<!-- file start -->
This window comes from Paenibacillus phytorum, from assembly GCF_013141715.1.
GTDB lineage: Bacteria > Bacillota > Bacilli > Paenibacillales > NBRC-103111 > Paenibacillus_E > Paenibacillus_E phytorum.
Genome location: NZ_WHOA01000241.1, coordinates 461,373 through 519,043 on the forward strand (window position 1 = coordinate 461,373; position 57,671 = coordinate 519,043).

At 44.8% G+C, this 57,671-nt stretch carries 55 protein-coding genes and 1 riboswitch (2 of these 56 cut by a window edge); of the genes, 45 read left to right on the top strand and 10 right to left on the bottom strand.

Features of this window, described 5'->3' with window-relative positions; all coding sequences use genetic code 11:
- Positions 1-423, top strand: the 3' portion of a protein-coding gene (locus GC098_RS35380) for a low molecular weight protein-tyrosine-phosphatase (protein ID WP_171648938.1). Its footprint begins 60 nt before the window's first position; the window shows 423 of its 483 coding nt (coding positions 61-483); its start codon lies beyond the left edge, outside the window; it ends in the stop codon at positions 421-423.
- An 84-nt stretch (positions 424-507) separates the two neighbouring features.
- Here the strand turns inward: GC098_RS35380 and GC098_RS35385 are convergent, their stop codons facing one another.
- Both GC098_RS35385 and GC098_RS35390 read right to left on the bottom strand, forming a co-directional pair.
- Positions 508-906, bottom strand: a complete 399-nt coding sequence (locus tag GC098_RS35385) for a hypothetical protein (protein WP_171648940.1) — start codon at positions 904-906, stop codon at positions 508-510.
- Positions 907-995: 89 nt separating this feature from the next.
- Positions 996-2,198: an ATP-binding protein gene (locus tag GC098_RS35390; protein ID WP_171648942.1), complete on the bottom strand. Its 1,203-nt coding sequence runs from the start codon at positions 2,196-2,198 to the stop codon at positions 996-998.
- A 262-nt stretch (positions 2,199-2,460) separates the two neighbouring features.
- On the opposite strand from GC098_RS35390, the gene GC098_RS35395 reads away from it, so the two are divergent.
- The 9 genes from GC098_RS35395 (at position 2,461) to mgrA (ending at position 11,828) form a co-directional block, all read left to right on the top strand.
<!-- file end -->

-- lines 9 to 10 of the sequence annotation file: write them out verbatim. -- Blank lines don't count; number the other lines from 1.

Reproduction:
- Both GC098_RS35385 and GC098_RS35390 read right to left on the bottom strand, forming a co-directional pair.
- Positions 508-906, bottom strand: a complete 399-nt coding sequence (locus tag GC098_RS35385) for a hypothetical protein (protein WP_171648940.1) — start codon at positions 904-906, stop codon at positions 508-510.